Aquatic environments provide critical habitat to a wide variety of bird species. Some aquatic birds divide their time between aquatic and terrestrial environments, while others spend most of their lives in water, returning to land only to breed. Many familiar bird groups are aquatic, including gulls and penguins as well as recreational important species such as ducks and geese. Diving birds are one example of water birds. It describes a broad group of species that occupy waters deeper than wading species. These birds dive, plunge, or swim after fish. Wading birds occupy shallow-water habitats in both fresh-water and saltwater environments.3

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The American widgeon is a common marsh duck which spends much of its time in deep water. It is nicknamed "bald pate" because the male has a white stripe on its head.

(The American widgeon is a common marsh duck which spends much of its time in deep water)

Mountain Birds

''The Mountain Bluebird (Sialia currucoides) is a medium-sized bird weighing about 2-5 ounce, with a length from 15-20 cm (6-8 in). They have light underbellies and black eyes. Adult males have thin bills are bright turquoise-blue and somewhat lighter beneath. Adult females have duller blue wings and tail,fake grey breast, grey crown, throat and back. The Mountain Bluebird is migratory. Their range varies from Mexico in the winter to as far north as Alaska, throughout the western U.S. and Canada. Northern birds migrate to the southern parts of the range; southern birds are often permanent residents. Some birds may move to lower elevations in winter. They inhabit open rangelands, meadows, generally at elevations above 5,000 feet.'' (From Wikipedia, the free encyclopedia)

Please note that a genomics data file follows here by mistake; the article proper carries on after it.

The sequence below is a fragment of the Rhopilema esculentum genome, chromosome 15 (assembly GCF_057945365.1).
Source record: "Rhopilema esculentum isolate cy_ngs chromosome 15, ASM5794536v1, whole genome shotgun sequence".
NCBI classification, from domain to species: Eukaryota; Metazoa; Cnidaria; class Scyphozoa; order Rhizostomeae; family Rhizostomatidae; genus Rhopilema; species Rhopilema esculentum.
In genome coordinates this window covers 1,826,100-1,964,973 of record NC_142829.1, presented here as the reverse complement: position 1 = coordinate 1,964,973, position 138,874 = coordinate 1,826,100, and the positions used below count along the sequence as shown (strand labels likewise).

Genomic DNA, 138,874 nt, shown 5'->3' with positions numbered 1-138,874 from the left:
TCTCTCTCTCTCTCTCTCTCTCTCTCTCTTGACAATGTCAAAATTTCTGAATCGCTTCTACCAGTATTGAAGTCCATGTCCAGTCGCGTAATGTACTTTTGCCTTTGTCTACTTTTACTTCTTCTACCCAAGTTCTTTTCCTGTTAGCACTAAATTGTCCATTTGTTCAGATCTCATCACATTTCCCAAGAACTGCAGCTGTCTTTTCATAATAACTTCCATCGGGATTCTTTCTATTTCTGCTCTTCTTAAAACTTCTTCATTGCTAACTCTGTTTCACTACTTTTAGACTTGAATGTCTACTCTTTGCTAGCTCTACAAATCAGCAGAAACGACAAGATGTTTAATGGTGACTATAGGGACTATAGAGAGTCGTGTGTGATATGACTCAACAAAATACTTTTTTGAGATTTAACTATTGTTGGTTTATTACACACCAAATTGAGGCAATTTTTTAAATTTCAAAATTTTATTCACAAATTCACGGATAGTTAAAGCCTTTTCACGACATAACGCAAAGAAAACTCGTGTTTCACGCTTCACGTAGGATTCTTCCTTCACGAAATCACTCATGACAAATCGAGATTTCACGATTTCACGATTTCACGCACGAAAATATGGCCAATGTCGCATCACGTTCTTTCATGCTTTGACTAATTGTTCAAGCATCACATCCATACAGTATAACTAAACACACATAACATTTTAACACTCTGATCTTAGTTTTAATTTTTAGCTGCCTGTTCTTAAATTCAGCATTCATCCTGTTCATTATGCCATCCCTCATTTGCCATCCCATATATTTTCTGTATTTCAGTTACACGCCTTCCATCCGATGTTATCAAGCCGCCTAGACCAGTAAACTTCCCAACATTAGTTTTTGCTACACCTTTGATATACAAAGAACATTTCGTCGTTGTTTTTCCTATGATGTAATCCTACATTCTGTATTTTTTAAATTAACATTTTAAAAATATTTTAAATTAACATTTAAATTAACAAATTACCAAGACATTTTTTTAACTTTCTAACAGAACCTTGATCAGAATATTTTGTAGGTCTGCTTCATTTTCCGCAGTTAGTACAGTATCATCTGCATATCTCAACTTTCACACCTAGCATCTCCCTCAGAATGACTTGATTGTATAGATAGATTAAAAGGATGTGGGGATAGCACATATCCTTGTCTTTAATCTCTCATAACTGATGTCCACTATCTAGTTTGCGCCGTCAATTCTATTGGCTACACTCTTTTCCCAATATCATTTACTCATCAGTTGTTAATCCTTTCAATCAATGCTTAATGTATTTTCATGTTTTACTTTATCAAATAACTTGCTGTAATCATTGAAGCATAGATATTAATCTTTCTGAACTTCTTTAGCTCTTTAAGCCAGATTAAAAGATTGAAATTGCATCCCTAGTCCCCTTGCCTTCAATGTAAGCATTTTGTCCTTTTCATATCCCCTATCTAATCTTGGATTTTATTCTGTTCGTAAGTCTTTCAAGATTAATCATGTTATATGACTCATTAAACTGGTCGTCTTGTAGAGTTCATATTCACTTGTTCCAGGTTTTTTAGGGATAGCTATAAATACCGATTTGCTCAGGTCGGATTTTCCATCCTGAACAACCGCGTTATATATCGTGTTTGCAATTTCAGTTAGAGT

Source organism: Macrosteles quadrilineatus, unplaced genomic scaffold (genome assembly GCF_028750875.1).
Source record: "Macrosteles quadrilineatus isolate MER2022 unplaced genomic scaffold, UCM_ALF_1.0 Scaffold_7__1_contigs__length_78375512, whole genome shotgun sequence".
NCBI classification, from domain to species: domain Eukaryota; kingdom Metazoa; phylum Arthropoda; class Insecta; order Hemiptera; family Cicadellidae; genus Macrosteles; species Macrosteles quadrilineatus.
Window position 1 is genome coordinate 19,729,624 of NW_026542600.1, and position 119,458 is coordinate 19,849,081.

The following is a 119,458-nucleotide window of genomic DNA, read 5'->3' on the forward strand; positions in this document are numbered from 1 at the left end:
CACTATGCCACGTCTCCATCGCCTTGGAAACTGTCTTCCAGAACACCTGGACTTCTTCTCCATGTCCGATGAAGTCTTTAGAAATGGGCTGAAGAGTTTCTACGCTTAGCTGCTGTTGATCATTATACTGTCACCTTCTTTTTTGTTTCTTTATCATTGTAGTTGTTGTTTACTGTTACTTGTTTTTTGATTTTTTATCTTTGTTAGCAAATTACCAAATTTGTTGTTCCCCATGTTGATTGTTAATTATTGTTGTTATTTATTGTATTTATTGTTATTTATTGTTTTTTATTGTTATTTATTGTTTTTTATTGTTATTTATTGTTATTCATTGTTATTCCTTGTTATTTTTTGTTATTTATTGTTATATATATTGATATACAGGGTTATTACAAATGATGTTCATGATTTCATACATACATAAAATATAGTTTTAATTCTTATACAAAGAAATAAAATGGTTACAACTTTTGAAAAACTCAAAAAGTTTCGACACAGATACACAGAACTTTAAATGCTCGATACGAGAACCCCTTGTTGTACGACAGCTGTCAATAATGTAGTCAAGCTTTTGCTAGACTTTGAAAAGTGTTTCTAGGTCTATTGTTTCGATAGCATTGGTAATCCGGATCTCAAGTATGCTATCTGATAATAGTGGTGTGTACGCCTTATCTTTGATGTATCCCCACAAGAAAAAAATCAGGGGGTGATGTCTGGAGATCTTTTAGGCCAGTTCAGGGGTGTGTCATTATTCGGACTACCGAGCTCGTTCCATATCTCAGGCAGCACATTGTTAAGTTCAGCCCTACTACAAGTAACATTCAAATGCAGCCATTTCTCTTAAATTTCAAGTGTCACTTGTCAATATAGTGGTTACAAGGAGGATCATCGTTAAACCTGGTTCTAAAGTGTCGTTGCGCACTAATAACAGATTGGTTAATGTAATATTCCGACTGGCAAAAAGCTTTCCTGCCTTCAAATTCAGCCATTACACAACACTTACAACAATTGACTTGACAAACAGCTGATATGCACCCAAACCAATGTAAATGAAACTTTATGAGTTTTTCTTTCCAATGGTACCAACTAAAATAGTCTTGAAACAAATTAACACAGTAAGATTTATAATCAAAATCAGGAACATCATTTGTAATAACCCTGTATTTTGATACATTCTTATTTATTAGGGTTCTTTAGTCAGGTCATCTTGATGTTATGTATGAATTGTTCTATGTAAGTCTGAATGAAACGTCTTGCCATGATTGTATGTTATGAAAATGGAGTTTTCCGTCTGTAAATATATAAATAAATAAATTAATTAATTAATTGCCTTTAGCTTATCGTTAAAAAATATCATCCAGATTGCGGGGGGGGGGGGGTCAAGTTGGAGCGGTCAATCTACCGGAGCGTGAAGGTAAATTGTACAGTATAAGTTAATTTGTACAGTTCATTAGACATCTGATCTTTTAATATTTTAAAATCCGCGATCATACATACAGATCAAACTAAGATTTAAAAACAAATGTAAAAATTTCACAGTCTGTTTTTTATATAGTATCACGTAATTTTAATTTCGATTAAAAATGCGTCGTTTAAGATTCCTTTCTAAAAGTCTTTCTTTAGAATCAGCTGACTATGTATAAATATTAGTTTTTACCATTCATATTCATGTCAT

C:\Users\My Computer\Desktop\Mountain_Bluebird.jpg

Habitat

A "habitat" is an ecological or environmental that is inhabited by a particular species of animal, plant or other type of organism. It is the natural environment in which an organism lives, or the physical environment that surrounds (influences and is utilized by) a species" (Wikipedia, Free encyclopedia). In this section we discussed about habitat fragmentation and habitat selection.2

Habitat fragmentation

As the name implies, it is the emergence of discontinuities (fragmentation) in an organism's preferred environment. Habitat fragmentation can be caused by geological processes that slowly alter the layout of the physical environment or by human activity such as land conversion, which can alter the environment on a much faster time scale (Wikipedia, the free encyclopedia, the encyclopedia of Earth). Habitat fragmentation reduces the size of patches of forest, shrub land, wetlands and grasslands. A consequence of this is to reduce the total area of neighboring habitat available to birds and increases the isolation of the habitat. It also leads to an increase in "edge" habitat that is successfully exploited by a variety of predators that eat bird eggs and young (Campbell, Mike and Johns, Mark).1

Study in Europe and North America confirms that decreasing of reproductive success and food supply observed for the reason of interspecific nest-site competition in relation to wood patch structure. Parental time and energy budgets may also be adversely affected by increased exposure to poor weather conditions in small woods. "Birds in small English woods bred later than pairs in large woods, possibly due to microclimatic effects on vegetation development and invertebrate availability" (HINSLEY, S. A. et al., 2006).

Habitat selection

Habitat selection is the process or behavior that an animal uses to select or choose a habitat in which to live. Birds appear to choose habitats to which they are well adapted in terms of resource exploitation. The selection have many factors, such as landscape structure, can influence exactly how "ideal" and "free" animals are while moving through a landscape and selecting habitats, interference and water were found to be the most influencing factors. One of birds' habitat selection in relation to forest edges, with an emphasis on breeding populations,distinguishing between four main primary causal factors which operate at the local-scale: (1)species-specific differences in resource and patch use, (2) biotic interactions, (3) microclimatic modification and (4) vegetation structure.